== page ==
General Assembly Security Council

UN Security Council High-Level Open Debate on Peace Operations and Human Rights



Ambassador T.S. Tirumurti, Permanent Representative of India to the United Nations

7 July 2020

We thank Germany, the President of the Security Council for this month, for convening today’s Open VTC meeting on “Peace Operations and Human Rights”.

2. Over the last seven decades the UN peace operations have evolved as an important tool for the international community to respond to armed conflicts that threaten international peace and security. 

3. The mandates of the UN peace operations have become increasingly complex over the years. UN missions are progressively called upon to facilitate political processes through promotion of dialogue and reconciliation, protection of civilians and their human rights, and by assisting in restoring the rule of law. Such robust mandates call for greater calibration of their terms of engagements in the field, availability of adequate resources, as well as a clear and unambiguous recognition of the threats they face while performing their duties. 

4. It is well recognized that all UN peace operations contribute to promoting respect for and protection of human rights through fulfillment of their respective mandates. We need to understand the linkage between UN peace operations and human rights in the context of the specific mandate they are entrusted with. It is, therefore, all the more important that the mandates of peace operations, whether with explicit human rights component or not, remain context-specific.

5. Protection of civilian mandates in peace operations envisage working with the host government and humanitarian actors to identify threats to civilians, implementing existing prevention and response plans, and strengthening civil military cooperation and joint planning. While the Council has been proactive in giving such mandates, a lot remains to be desired in terms of clarity of the terms of engagements and resource allocation for field operations. 

6. It goes without saying that all United Nations peace operations are conducted with full respect for human rights. There should be zero tolerance for human rights abuses by United Nations  personnel.

7. UN personnel engaged in peace operations must be adequately trained and prepared to respond appropriately to human rights violations and abuses in accordance with their mandate and their competence. Use of force must be in accordance with necessity and proportionality, and above all, without endangering the cardinal principle of impartiality. 

8. Observing these principles come with obvious operational challenges, especially in situations where the non-state actors do not follow any principles, least of human rights rules and norms. The UN Security Council, therefore, must be doubly careful in entrusting responsibilities to the peace operations. Overloading of mandates runs the risk of compromising their effectiveness and credibility. ‘Protecting the protectors’ is a key aspect that should be accorded due importance.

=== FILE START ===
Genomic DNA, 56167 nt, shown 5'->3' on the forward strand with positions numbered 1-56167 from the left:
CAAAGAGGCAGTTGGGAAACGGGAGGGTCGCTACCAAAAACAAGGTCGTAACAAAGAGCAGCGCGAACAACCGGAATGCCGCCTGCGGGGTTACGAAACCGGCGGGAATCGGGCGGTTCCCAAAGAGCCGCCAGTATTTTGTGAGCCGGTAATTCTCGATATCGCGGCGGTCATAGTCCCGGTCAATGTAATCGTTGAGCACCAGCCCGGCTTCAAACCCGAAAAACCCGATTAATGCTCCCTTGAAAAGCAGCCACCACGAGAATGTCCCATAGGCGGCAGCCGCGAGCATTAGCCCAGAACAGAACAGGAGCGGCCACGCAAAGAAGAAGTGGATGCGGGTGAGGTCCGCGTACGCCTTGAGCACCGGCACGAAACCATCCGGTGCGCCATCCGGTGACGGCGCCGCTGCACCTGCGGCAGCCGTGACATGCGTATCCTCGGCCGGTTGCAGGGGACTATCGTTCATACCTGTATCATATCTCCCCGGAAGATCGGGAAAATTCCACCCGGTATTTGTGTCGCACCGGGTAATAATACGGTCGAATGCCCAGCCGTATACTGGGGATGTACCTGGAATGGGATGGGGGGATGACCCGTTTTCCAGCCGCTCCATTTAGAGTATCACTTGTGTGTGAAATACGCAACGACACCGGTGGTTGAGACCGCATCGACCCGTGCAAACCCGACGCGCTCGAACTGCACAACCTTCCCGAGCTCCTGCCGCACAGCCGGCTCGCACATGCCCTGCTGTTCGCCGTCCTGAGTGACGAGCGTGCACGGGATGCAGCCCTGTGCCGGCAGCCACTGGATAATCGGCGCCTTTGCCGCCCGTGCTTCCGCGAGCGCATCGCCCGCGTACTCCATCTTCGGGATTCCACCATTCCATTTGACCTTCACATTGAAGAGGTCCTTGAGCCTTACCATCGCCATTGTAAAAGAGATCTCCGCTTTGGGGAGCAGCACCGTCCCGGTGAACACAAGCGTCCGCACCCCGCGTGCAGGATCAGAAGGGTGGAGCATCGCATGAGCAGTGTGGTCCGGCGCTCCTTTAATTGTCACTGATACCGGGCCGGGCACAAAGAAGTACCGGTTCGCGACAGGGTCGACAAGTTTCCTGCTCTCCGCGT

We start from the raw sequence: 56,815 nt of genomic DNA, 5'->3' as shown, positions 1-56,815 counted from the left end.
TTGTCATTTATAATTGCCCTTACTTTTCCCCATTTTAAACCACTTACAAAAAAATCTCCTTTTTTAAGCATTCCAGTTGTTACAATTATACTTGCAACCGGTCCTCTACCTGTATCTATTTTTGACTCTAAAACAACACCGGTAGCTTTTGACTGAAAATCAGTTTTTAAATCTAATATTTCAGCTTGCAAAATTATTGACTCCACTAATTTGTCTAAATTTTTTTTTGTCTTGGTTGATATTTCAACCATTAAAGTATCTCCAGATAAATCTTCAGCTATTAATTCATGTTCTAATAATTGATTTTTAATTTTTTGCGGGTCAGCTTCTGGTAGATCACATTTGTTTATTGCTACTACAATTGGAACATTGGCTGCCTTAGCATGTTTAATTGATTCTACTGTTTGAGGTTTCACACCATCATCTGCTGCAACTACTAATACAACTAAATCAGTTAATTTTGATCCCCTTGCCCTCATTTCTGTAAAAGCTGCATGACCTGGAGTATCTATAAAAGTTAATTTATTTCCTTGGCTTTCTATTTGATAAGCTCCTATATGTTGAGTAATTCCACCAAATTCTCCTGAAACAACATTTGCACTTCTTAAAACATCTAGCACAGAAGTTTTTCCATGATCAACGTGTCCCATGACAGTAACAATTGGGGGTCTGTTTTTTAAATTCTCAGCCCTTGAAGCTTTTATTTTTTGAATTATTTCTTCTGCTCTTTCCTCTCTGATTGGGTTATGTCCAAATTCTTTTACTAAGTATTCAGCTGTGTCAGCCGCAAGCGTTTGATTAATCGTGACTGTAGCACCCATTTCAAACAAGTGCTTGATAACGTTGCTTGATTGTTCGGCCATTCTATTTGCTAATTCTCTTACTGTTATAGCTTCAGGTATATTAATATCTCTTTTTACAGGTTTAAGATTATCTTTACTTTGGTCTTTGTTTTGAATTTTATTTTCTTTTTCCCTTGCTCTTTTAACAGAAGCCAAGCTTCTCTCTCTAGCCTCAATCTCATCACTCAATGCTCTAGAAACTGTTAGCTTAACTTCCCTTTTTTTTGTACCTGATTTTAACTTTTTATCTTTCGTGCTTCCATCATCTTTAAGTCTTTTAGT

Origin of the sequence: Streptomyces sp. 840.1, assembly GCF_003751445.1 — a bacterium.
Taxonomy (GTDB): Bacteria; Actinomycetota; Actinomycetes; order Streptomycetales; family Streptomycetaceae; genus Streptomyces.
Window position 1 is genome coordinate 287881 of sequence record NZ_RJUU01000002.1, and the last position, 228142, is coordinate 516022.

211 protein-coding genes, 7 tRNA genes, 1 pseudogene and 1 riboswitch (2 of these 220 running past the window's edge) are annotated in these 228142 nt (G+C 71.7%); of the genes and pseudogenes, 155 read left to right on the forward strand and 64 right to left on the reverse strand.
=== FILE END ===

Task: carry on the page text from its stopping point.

9. India has been a major contributor to UN peacekeeping operations over last several decades. We wish to highlight the following points based on our experience as a major Troop/ Police Contributing Country :

  • Firstly, on the aspect of training, Centre for UN Peacekeeping in New  Delhi is imparting pre-deployment training to all personnel prior to their induction, covering various aspects of human rights pertaining to the mission environment.  These training modules are as approved by Integrated Training Service (ITS) of the Department of Peacekeeping Operation of the UN. 
  • Secondly, detailed screening of personnel is carried out to confirm that they have not been involved in any kind of misconduct.
  • Thirdly, “In mission training” on human rights issues are being conducted in the field, focusing on the practical aspects of conducting peace operations keeping in view the human rights perspectives. 

10. It has been our experience that military peacekeepers’ knowledge of different aspects of ‘fieldcraft’ is critical in assessing, observing and responding to human rights violations by armed actors across the spectrum. The Indian contingents and military observers are engaged in sharing information and escorting human rights teams. Contingents are  maintaining “area domination” to facilitate unimpeded functions  of humanitarian agencies, while the observers are undertaking joint field verification and reporting, in accordance with their mandates.

11. The presence of military peacekeepers in the field and access to local armed forces provide them with a unique comparative advantage and makes them a key partner in recording relevant human rights information. Their task, however, becomes extremely challenging if there are competing and multiple sub-components of the mandate with limited resources.

12. Going ahead, to maintain credibility, legitimacy and effectiveness of UN peace operations,  we would also like to highlight some gaps which need to be addressed:

  • While adequate pre-deployment training is already being provided to the troops and experts, there is a requirement of a more focused situation-based “In Mission Training” once deployed, given the dynamic nature of peacekeeping missions.
  • Effective coordination must be established both at strategic and tactical levels between human rights components and their civilian and uniformed colleagues.
  • There is need to re-prioritize mandates after assessment of ground situations and adequate resources must be provided to support all components in a mission.  

13. Respecting and protecting human rights in UN peace operations is non-derogable. It is not a question of ‘whether’ but ‘how’. We need greater understanding of the operational challenges at the Council, to enable the UN peace operations to deliver their mandates that seek to promote human rights.

I thank you.